Not long after Praxis launched, a handful of self-described free-market professors attacked it.
These weren’t strangers. These were friendly acquaintances and colleagues. In fact, they were people who shared lots of ideas and interests, and to whom I’d paid stipends and raised hundreds of thousands of dollars for in my previous job.
They espoused the virtues of liberty, entrepreneurship, voluntary exchange, and markets. Yet from behind their government-funded, cartelized institutions, they lobbed criticism when I launched a market alternative. They didn’t like it. Not one bit.
There were a handful of blog posts and a steady drip of subtle and not so subtle digs on social media. There were a few conniving backroom arrangements intended to hamper young people in their non-profit programs from joining my for-profit company. There was even one public shaming and mocking of a Praxis applicant.
None of this is a big deal, and it’s funny now that it bothered me then. But bootstrapping a business is mentally and emotionally demanding, and in those early days, unexpected resistance from would-be allies felt tough. It takes a while to realize how important it is to ignore non-customers.
My favorite criticism was a long Facebook rant warning young people to look out because, *gasp*, we were trying to sell you something! (Queue ominous music).
Better yet, it accused us of being “ShamWow salesmen”.
The irony of this criticism is so layered I hardly know where to begin.
It’s an odd insult when a taxpayer subsidized professor says you’re like one of those dirty people who try to earn voluntary customers by touting the easily examined benefits of a product. Say what you will about ShamWow, nobody was taxed for it. Their claims are pretty straightforward, and if incorrect, they’ll lose market share fast. Oh, and you don’t need Federally subsidized loans to afford it. You can probably get refunds too. And a shower squeegee and fridge magnet if you order now!
The depth of depravity in the college system is so great that a professor is more worried about a one-year program with a net cost of zero that gets you working directly at a startup with a 98% employment rate at an average $50,000 starting salary than a five year sentence in classrooms bearing an average $37,000 in debt where 62% of grads have no job or one that doesn’t require a degree.
Praxis participants – especially when we first launched – face a mountain of skepticism from parents, teachers, and mentors. This makes them highly informed customers. One early participant spent an entire summer researching the costs and benefits of college vs. alternatives like Praxis and presented her parents with a full D-ring binder to make her case before winning them over.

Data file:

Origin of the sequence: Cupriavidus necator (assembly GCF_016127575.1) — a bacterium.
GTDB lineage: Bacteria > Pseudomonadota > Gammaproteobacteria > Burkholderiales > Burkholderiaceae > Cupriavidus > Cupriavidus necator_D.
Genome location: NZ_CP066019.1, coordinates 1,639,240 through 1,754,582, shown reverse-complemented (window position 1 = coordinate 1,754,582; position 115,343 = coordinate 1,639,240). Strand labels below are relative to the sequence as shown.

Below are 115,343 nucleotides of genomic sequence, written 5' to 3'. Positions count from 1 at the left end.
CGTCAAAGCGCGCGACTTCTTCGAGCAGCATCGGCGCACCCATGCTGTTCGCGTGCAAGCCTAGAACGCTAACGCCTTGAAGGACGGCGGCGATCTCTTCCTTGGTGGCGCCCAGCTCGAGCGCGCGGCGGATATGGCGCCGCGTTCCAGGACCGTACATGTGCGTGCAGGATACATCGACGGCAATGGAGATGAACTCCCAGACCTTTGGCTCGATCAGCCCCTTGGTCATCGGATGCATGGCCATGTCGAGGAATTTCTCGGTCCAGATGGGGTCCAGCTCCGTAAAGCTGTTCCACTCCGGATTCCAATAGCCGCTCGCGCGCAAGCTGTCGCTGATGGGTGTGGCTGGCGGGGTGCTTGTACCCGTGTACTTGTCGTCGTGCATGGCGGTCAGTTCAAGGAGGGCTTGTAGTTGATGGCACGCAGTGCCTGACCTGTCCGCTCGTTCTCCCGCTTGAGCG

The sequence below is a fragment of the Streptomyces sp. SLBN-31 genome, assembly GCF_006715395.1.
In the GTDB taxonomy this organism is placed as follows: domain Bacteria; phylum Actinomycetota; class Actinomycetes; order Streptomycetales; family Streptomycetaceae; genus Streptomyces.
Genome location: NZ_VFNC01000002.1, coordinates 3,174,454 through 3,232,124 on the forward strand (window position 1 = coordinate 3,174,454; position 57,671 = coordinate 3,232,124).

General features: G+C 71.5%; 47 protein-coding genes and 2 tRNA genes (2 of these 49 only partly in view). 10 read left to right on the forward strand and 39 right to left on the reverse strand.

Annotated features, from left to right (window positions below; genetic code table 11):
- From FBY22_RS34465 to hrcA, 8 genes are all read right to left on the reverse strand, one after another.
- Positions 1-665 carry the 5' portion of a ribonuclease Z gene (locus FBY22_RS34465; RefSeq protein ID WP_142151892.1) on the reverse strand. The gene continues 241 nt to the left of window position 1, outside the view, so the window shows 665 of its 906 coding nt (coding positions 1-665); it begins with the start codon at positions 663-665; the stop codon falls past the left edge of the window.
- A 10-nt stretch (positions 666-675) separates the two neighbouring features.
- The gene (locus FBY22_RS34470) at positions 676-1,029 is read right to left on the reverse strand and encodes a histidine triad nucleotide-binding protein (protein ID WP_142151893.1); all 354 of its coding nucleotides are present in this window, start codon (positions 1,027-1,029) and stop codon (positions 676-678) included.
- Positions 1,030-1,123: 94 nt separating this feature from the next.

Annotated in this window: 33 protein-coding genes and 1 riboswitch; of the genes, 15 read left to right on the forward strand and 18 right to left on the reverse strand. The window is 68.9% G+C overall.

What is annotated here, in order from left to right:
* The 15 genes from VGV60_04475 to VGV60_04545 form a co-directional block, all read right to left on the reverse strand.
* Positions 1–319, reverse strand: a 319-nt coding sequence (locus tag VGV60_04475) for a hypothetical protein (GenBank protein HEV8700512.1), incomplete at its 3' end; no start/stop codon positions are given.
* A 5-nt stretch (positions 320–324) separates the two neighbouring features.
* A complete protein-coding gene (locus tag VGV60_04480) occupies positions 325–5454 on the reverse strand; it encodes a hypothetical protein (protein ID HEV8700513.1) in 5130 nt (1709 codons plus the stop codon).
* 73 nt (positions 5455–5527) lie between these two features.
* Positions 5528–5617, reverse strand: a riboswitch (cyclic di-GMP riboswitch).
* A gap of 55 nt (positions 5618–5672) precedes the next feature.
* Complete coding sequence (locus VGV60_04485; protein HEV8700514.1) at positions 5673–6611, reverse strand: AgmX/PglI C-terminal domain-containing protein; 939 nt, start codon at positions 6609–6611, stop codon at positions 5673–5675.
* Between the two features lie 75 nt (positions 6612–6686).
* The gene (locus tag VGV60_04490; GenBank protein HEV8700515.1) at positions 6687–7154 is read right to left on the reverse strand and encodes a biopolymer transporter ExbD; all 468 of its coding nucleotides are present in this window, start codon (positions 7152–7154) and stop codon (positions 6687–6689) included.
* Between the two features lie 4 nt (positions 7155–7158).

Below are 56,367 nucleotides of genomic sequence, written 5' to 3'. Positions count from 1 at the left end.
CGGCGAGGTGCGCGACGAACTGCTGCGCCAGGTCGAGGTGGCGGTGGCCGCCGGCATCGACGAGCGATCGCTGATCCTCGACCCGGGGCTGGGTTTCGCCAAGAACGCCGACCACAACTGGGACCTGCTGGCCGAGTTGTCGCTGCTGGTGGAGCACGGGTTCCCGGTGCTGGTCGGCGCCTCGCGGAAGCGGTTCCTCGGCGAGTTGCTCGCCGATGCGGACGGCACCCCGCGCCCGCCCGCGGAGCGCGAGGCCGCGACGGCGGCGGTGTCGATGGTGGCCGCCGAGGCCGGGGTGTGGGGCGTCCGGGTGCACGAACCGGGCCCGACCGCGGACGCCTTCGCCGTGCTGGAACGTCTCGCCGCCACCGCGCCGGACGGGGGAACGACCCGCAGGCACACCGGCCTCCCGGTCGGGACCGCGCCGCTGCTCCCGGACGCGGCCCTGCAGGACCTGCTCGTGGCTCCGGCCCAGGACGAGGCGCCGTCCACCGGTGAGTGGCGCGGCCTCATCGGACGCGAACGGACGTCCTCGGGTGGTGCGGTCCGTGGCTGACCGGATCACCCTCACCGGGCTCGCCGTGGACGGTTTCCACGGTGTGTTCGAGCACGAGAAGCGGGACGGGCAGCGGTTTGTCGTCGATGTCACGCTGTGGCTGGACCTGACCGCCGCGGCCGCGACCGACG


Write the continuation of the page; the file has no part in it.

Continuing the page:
Meanwhile, hapless 17-year-olds are being pressured into six figure colleges, saddled with inescapable debt, and sent packing on an experience that fewer than half of them will complete, and fewer than half who do will get a job they couldn’t have gotten first anyway. (In fairness, the graduation rate rises a little above half…if you give six years to complete a four year degree).
Colleges face no market discipline, something these free-marketers are usually keen on, and enjoy countless advantages from billions in direct state and federal spending to subsidized debt to licensing regimes that require degrees to a K-12 system run by people dead-set on prioritizing and preaching college above all.
So here’s this startup, fully transparent, operating on revenue earned directly from voluntary customers, saying check us out for a year, we’ll give you experience and skills and a network and curriculum and community and coaching and the cost is zero. Sound like something out of a libertarian professor’s nightmare? I didn’t think so, but apparently I underestimated how much ideology can be separate from lifestyle in the Ivory Tower.
Anyway, I never responded. Instead, it became an inside joke, so much so that one of our advisors created the image above with my face on the ShamWow commercial.
It’s been several years, but for some reason I started thinking about this whole thing today. At the time, it seemed like it mattered. Now it’s completely irrelevant. The success of Praxis doesn’t need one iota of tenured professorial support. It only matters today to the extent I choose to remember it and use it as a source of humor and inspiration.
Customers matter. Nobody else does.
I don’t revel in criticism. I have no interest in picking fights. I don’t like it that some random people who have never been customers have given us one-star reviews on Facebook. I don’t like it when people get personal or irrational or angry at us. But I don’t care either. If I can get a laugh out of it, I will. If I can manufacture a chip on my shoulder from it, I will. Mostly, I ignore it.
Bonus, I get some fun stories to share.